Bob Rodgers had time on his hands on Monday. In fact, he had 10 o'clock in his right hand and his left hand on 3.
The expert clock installer stood inside a cramped tower at one of downtown Montreal's busiest intersections on a historic mission: bringing an iconic clock set and its Big Ben chimes into working order at McGill University - a piece of lost time, brought back to life in a digital age.
"Once again," quipped Mr. Rodgers, a clock specialist from Pennsylvania, "McGill University will be on time."
On Friday, to the accompaniment of bagpipers, the university will restart the four-faced clock at its landmark front gates, and chimes will be heard regularly on Sherbrooke Street and McGill College Avenue in the heart of Montreal for the first time in more than 75 years.
Even students accustomed to checking the hour on cellphones and mobile devices stopped on campus on Monday to watch the classic clock face going up at the university gates.
The original clocks were installed with McGill's colonnaded Roddick Gates in 1925, and have rarely missed a chance to stop since. The chimes ceased sounding by the 1930s after nearby residents complained about the noise.
The mostly non-functioning timepieces were part of campus life for generations of students. One of them was Joseph Hanaway, a New Yorker who got his undergraduate and medical degrees at McGill in the 1950s and '60s. In 2006, during a research visit to McGill for a history book, Dr. Hanaway noticed the off-kilter clocks again and decided to get them fixed.
"Somebody had to do it," said Dr. Hanaway, a retired professor and neurologist in St. Louis. "It's part of my payback to McGill. I figure I owe them."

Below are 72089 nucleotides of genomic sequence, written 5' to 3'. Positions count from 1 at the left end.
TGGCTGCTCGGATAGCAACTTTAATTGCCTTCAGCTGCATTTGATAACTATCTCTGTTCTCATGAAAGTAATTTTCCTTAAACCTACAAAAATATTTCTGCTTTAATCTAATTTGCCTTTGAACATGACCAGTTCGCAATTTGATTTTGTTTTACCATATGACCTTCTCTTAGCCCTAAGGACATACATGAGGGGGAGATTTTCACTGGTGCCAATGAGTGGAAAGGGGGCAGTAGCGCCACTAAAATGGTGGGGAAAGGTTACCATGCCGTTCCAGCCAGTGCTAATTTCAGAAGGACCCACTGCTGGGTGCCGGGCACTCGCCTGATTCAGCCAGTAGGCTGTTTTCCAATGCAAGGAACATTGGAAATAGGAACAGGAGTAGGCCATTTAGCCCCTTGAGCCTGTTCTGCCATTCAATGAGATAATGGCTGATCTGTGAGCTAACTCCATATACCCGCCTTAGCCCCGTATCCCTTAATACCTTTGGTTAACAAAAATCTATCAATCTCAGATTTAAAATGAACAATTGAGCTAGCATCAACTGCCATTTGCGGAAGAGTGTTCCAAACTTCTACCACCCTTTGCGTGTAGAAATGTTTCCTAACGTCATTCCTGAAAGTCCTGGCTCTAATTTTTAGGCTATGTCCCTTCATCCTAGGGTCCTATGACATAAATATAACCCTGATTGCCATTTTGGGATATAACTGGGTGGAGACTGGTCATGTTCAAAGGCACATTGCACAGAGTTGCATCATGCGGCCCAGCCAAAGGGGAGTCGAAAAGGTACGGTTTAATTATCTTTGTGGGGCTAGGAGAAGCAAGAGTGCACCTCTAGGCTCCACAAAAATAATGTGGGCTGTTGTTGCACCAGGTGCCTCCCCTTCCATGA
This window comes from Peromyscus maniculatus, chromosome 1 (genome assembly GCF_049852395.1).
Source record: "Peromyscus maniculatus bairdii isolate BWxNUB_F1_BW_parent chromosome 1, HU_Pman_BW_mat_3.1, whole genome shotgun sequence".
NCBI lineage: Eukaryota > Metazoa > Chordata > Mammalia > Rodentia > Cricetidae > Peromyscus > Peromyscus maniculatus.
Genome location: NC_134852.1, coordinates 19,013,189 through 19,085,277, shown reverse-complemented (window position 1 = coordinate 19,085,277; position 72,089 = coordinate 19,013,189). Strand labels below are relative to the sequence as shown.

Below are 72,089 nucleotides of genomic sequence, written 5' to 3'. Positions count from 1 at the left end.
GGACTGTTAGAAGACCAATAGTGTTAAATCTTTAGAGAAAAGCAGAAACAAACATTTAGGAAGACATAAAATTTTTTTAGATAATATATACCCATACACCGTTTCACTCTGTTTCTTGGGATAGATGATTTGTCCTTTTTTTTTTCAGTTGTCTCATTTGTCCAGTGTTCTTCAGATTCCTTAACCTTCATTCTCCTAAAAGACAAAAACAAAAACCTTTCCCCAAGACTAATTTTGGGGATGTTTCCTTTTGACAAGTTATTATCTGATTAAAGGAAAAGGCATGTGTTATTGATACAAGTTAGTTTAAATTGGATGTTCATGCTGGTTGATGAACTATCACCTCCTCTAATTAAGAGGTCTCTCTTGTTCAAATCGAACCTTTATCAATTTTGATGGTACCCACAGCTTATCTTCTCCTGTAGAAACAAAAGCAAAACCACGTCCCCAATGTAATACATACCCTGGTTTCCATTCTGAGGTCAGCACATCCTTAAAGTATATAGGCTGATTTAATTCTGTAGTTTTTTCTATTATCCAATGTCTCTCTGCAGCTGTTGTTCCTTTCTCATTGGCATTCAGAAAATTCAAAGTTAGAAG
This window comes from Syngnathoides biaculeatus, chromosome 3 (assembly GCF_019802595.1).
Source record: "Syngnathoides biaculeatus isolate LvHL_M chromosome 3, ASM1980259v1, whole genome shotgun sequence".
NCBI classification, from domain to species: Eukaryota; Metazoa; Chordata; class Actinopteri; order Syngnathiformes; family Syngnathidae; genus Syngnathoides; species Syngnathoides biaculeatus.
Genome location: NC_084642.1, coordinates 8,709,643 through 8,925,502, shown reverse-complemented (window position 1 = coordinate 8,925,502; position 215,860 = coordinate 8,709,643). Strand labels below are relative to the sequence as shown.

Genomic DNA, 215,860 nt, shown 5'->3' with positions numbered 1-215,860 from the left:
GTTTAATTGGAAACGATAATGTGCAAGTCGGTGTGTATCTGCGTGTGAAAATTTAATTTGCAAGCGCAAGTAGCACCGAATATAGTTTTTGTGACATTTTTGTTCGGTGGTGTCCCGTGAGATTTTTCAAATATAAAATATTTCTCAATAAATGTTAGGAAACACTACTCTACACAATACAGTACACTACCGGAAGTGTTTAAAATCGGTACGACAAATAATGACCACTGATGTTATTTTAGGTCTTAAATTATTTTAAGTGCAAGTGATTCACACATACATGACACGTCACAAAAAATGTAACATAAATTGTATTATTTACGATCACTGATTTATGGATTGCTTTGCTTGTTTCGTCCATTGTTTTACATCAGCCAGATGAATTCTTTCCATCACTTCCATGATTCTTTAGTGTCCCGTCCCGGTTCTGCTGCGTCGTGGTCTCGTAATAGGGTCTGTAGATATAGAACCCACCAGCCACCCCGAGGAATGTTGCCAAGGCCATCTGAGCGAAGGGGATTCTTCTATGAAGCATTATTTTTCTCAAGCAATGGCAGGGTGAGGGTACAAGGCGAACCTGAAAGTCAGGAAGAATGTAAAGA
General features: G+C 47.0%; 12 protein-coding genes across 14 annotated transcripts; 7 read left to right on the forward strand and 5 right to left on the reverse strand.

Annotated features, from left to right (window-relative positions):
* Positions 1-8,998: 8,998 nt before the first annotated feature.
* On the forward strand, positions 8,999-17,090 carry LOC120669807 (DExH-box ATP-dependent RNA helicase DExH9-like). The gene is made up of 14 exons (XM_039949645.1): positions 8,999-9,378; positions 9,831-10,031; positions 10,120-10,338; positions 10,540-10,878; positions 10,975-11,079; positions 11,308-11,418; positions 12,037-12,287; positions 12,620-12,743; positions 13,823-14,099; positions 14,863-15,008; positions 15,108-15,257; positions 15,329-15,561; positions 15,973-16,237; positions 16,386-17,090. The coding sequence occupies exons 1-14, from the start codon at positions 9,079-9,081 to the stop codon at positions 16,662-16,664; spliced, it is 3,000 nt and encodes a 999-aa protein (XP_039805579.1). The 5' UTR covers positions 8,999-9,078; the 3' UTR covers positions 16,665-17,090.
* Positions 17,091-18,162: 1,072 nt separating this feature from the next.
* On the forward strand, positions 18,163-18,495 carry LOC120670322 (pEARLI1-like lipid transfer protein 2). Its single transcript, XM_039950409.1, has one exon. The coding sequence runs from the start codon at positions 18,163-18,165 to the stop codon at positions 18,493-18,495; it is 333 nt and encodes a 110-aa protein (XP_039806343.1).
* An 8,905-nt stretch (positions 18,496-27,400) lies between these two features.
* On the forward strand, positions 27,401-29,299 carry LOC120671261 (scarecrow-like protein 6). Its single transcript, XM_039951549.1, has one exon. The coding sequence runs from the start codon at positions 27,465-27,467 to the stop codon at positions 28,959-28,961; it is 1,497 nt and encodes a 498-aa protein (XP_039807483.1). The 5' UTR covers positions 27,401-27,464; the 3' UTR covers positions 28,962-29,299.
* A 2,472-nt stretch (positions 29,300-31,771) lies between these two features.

He researched the clocks' history and found a specialist - Electric Time Co., outside Boston - to handle the upgraded clockwork; Mr. Rodgers came in to begin the installation. The clocks have a computerized mechanism and a GPS receiver to keep them on atomic time. The chimes will also function by computer. Although no decision has been made, the plan is to ring them on the hour from 8 a.m. to 9 p.m.
Dr. Hanaway said it was appropriate to restore the clocks and bells on such a prominent downtown and university landmark - after all, it's about time.
McGill inaugurated its permanent and monumental entrance on Sherbrooke Street in Montreal in 1925. Amy Redpath Roddick donated the Roddick Gates in memory of her husband, Sir Thomas George Roddick, dean of the faculty of medicine from 1901 to 1908. Sir Thomas was known for his punctuality, so Lady Roddick decided a fitting memorial would be an entrance gate incorporating a clock tower with chimes. The clocks and chimes hardly ever worked, however, and the four faces often told different times.
The original clock was in the centre of the clock tower with four spindles running in four directions to drive the hands. The Rube Goldberg-like device was open to the elements, and by 1930s the entire mechanism had to be replaced. Subsequent efforts to keep the clocks running were largely unsuccessful.
The new clocks will be water-sealed and satellite-controlled, eliminating the need to climb the tower to fix a clock that might have gone awry after a storm.
Four bells were incorporated into the original structure. They were Westminster chimes, the name for the melody commonly used by bells such as Big Ben to chime on the quarter hour. Each bell at McGill is of different size and weight and plays a different key.
The bells are believed to have been turned off in the late 1920s or early 1930s due to complaints about the noise in what was then a residential neighbourhood. The new bells will be computerized so they can be set to ring on any schedule and at any volume. Today, the clock tower stands at a bustling intersection filled with office buildings, some apartments and, next door, a university library.